MS Word

Choose Whether to Draw Tables or Just Insert Them

The Problem:

What's the point of the Tables and Borders toolbar? All it does is complicate the process of creating tables, which I've been doing just fine using the Insert Table dialog box for 10 years now. I started back with Word 2, whenever that was.

The Solution:

If you can create the effects you need using the Insert Table dialog box, don't bother with the Tables and Borders toolbar.

How useful the Tables and Borders toolbar is to you will probably depend on the types of tables you create. If all you need are straightforward tables with the same number of cells in each column, simply use the Insert Table dialog box (Table » Insert » Table) to create your tables. But if you need to create complex tables that use cells with different widths or heights, drawing may be a better option. Start by drawing the outline of the table so that it occupies the amount of space you want to devote to it, and then draw the internal lines to create the columns, rows, and cells.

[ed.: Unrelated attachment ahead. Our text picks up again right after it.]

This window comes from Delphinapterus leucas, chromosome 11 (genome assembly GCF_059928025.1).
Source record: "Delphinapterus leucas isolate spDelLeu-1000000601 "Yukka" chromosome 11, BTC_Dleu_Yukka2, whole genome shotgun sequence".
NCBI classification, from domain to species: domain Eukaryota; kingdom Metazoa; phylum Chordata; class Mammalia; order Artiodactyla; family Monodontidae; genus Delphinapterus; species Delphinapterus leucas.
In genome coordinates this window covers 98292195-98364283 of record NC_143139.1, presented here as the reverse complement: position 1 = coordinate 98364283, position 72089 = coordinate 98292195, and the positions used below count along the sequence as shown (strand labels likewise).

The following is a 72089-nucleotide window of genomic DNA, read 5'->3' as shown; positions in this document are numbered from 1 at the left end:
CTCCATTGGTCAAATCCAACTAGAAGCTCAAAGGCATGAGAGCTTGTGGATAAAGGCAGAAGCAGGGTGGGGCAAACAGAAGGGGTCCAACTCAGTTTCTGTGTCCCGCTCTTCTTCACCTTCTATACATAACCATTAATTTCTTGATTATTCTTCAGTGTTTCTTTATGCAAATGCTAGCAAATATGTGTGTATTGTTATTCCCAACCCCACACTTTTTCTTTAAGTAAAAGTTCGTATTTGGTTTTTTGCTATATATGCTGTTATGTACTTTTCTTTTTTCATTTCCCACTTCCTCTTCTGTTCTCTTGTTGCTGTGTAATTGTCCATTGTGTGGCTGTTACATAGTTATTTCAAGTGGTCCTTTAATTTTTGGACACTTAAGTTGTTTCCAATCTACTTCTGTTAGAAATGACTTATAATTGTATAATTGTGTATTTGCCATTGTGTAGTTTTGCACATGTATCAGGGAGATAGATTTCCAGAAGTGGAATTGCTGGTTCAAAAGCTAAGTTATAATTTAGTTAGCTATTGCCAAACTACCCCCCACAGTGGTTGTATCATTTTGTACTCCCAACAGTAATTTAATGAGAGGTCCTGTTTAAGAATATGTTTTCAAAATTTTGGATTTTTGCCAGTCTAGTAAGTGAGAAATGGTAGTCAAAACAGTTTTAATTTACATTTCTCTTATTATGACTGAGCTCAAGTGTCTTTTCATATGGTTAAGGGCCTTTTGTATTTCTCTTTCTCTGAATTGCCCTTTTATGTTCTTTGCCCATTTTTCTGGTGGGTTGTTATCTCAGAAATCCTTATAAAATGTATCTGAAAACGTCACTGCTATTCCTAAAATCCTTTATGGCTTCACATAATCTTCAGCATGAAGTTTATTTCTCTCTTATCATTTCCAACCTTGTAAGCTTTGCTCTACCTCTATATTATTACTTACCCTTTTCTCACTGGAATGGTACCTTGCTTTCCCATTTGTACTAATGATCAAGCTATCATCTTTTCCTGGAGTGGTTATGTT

Another approach to creating a "complex" table is to insert a standard table, click the Eraser button on the Tables and Borders toolbar, and then knock out individual borders to create differently sized cells.

Producing columns of data in Word

Word offers three ways to layout material in columns:

  • You can use tabs to create columns. This works okay for short items, particularly those that require decimal tabs.

  • You can use Word's columns (Format » Columns) to create snaking, "newspaper-style" columns..

  • You can use tables to create columns of cells. Tables work especially well for longer items that wrap from one line to the next, but they're also good for short items. You can easily create running headers for multipage tables.